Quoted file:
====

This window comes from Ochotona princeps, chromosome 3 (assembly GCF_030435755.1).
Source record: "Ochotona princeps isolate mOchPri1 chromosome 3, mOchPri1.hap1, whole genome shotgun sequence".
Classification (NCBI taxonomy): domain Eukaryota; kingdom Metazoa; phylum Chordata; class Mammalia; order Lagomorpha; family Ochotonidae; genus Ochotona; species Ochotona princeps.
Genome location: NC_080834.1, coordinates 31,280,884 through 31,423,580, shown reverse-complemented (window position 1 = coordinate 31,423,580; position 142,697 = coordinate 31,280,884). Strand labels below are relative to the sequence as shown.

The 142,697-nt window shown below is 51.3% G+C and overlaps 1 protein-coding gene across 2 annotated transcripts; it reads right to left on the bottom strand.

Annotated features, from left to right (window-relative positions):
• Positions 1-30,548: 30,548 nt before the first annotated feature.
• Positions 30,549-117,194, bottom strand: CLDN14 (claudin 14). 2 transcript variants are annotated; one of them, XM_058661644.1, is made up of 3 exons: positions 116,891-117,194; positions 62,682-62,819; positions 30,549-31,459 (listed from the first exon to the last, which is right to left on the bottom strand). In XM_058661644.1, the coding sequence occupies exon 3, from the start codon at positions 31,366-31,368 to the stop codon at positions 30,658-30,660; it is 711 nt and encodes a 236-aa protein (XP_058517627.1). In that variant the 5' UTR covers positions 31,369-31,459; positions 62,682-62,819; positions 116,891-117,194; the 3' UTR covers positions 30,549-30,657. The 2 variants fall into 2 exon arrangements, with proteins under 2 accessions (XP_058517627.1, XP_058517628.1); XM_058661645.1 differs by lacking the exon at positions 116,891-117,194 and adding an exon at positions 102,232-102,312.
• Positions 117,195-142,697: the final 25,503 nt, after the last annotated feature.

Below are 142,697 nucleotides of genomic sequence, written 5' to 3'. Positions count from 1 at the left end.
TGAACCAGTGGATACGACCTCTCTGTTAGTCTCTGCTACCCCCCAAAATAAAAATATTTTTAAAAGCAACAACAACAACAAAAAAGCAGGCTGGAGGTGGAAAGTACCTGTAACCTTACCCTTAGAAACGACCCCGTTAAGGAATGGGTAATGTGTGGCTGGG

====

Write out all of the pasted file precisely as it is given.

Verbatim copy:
This window comes from Ochotona princeps, chromosome 3 (assembly GCF_030435755.1).
Source record: "Ochotona princeps isolate mOchPri1 chromosome 3, mOchPri1.hap1, whole genome shotgun sequence".
Classification (NCBI taxonomy): domain Eukaryota; kingdom Metazoa; phylum Chordata; class Mammalia; order Lagomorpha; family Ochotonidae; genus Ochotona; species Ochotona princeps.
Genome location: NC_080834.1, coordinates 31,280,884 through 31,423,580, shown reverse-complemented (window position 1 = coordinate 31,423,580; position 142,697 = coordinate 31,280,884). Strand labels below are relative to the sequence as shown.

The 142,697-nt window shown below is 51.3% G+C and overlaps 1 protein-coding gene across 2 annotated transcripts; it reads right to left on the bottom strand.

Annotated features, from left to right (window-relative positions):
• Positions 1-30,548: 30,548 nt before the first annotated feature.
• Positions 30,549-117,194, bottom strand: CLDN14 (claudin 14). 2 transcript variants are annotated; one of them, XM_058661644.1, is made up of 3 exons: positions 116,891-117,194; positions 62,682-62,819; positions 30,549-31,459 (listed from the first exon to the last, which is right to left on the bottom strand). In XM_058661644.1, the coding sequence occupies exon 3, from the start codon at positions 31,366-31,368 to the stop codon at positions 30,658-30,660; it is 711 nt and encodes a 236-aa protein (XP_058517627.1). In that variant the 5' UTR covers positions 31,369-31,459; positions 62,682-62,819; positions 116,891-117,194; the 3' UTR covers positions 30,549-30,657. The 2 variants fall into 2 exon arrangements, with proteins under 2 accessions (XP_058517627.1, XP_058517628.1); XM_058661645.1 differs by lacking the exon at positions 116,891-117,194 and adding an exon at positions 102,232-102,312.
• Positions 117,195-142,697: the final 25,503 nt, after the last annotated feature.

Below are 142,697 nucleotides of genomic sequence, written 5' to 3'. Positions count from 1 at the left end.
TGAACCAGTGGATACGACCTCTCTGTTAGTCTCTGCTACCCCCCAAAATAAAAATATTTTTAAAAGCAACAACAACAACAAAAAAGCAGGCTGGAGGTGGAAAGTACCTGTAACCTTACCCTTAGAAACGACCCCGTTAAGGAATGGGTAATGTGTGGCTGGG